Between the Lines

Between the Lines By David Lias The timing of it all reeks with irony.

Approximately 10 days before New Year's Eve, an event celebrated too often by too many with too much libation of one sort or another, General Electric Company, the owner of NBC, announced that the home of the peacock will become the first broadcast television network to accept hard-liquor commercials in more than 50 years, striking a deal with Britain's Diageo PLC, the world's largest liquor company, with brands including Smirnoff, Tanqueray and Johnnie Walker.

The American Medical Association, whose member physicians and researchers have sliced into their fair share of diseased livers over the years, can't find any reason to pop a cork in celebration.

"The decision by NBC to accept advertising for liquor is shockingly irresponsible and should be reversed immediately," AMA chairman elect Dr. J. Edward Hill said.

Hill, 63, said the AMA's concern is that the ads will increase the number of alcohol-related deaths among teenagers � a trend on the rise.

"It's the at-risk children, ages 10 to 15 years old who watch television at night, and those are the children that we would like to see protected from the influence of this advertising because we know all too well what advertising did to cigarette consumption of young people before it was banned about 30 years ago," said Hill, a family practitioner from Tupelo, MS.

Now that you've heard about NBC's intentions, the work of the Clay County Sheriff's Department and the Vermillion School District to re-introduce DARE to fifth-graders at Jolley Elementary School suddenly seems to take on added importance.

DARE (Drug Abuse Resistance Education) is a collaborative effort by certified law enforcement officers, educators, students, parents and the community to offer an educational program in the classroom to prevent or reduce drug abuse and violence among children and youth. The emphasis of DARE is to help students recognize and resist the many direct and subtle pressures that influence them to experiment with alcohol, tobacco, marijuana, inhalants, or other drugs or to engage in violence.

DARE is successful, in part, because it focuses on the development of social competence, communication skills, self-esteem, empathy, decision making, conflict resolution, sense of purpose and independence, and positive alternative activities to drug abuse and other destructive behaviors.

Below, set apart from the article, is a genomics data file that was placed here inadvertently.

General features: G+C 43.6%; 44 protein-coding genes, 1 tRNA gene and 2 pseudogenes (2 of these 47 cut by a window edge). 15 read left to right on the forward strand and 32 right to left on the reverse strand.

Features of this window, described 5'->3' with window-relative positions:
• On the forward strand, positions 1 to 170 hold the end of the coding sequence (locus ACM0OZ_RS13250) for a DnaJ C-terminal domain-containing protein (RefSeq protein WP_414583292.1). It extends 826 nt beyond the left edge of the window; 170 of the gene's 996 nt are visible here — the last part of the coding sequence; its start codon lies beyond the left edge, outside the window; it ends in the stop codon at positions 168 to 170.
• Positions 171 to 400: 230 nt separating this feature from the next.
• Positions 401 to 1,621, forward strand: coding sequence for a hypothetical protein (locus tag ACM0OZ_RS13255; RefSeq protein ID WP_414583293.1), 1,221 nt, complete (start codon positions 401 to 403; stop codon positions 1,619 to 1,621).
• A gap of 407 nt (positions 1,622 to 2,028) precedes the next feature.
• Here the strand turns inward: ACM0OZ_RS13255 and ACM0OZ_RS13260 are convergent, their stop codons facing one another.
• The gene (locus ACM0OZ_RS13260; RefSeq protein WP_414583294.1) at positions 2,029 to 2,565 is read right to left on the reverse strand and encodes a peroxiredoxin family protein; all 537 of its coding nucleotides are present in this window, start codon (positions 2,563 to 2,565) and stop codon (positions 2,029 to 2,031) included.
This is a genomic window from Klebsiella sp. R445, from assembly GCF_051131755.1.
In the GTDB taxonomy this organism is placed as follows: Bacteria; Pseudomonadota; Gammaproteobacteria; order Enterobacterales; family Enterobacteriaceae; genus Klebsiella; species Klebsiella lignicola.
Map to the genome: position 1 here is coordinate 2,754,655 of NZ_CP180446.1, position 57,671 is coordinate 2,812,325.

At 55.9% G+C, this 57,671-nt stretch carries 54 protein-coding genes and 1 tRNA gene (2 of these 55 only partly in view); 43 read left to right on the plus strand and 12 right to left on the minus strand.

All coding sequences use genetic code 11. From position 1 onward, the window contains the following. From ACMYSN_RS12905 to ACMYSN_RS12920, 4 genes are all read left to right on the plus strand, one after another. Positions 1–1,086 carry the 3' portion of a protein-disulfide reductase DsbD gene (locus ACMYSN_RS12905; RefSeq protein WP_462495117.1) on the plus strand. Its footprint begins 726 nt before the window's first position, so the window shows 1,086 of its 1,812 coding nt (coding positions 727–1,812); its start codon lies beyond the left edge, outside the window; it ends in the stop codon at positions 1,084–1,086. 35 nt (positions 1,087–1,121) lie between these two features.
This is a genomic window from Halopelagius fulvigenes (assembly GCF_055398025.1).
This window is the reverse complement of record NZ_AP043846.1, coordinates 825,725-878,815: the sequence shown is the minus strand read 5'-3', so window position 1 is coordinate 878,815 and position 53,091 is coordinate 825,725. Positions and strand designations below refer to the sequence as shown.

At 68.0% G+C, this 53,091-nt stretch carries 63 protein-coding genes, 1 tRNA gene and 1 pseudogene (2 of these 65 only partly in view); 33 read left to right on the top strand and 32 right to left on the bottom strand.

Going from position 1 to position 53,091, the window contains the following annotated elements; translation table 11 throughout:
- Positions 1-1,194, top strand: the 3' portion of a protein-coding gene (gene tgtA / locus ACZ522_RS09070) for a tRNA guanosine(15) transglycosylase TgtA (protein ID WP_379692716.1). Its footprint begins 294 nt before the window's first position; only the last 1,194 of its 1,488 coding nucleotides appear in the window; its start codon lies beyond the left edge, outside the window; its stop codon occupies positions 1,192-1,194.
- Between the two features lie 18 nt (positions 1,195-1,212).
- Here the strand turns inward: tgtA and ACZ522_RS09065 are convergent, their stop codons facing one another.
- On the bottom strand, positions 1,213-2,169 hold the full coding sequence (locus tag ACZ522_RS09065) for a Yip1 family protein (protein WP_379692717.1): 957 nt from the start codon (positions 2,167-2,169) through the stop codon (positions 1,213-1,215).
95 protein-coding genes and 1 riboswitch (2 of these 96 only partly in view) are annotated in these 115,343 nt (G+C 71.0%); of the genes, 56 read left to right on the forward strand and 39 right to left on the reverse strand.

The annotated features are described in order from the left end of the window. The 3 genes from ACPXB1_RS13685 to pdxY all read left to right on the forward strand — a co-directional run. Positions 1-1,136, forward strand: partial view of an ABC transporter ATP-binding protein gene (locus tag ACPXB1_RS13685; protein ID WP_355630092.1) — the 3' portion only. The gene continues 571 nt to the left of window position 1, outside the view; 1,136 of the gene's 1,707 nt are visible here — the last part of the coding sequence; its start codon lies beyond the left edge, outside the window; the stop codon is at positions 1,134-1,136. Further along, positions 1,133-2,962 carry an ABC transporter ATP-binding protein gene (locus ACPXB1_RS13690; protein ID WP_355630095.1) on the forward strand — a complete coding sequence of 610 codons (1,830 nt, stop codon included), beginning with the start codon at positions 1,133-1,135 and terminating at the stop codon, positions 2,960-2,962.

DARE has been studied extensively. What do the studies say? They disagree. Some say DARE makes a significant difference, others say there is no significant difference. DARE proponents say everyone loves the program. DARE opponents say you should not spend tax money on a program which feels good but does not produce measurable results.

If the studies contradict each other, how do you know what is right? How do you prove a crime was prevented? How do you prove DARE classes kept youth from using drugs?

The answers to tough questions are not always in the data. There are other ways to look at the DARE program and evaluate its effectiveness.

Some DARE critics wag a finger at any instance of a DARE graduate who later uses drugs as a shining example of the program's failure.

We aren't so naive to believe that every DARE participant will miraculously find themselves immunized from potential drug or alcohol abuse.

Some young people may use drugs and others won't, regardless of DARE or other prevention programs. But the decisions most young people will make about drugs will depend on many variables. Prevention programs such as DARE, we believe, try to influence those decisions.

Another way to think about the DARE studies is to question whether they make sense. We require young people to take driver training before we will give them a drivers license. Do we expect they will never get a ticket? That they will never be in an accident? Of course we don't, and we don't eliminate driver training because some kids get tickets or get into wrecks. We still believe the training is good for them.

Clay County Deputy Sheriff Paul Pederson presented the DARE program to over 100 local fifth graders in recent weeks.

"Someone asked me about this, and I realized that if I can reach just one kid, it will be all worthwhile," he said.

With NBC's recent announcement, it appears bringing the DARE program back to life here in Vermillion was, indeed, a worthwhile idea.

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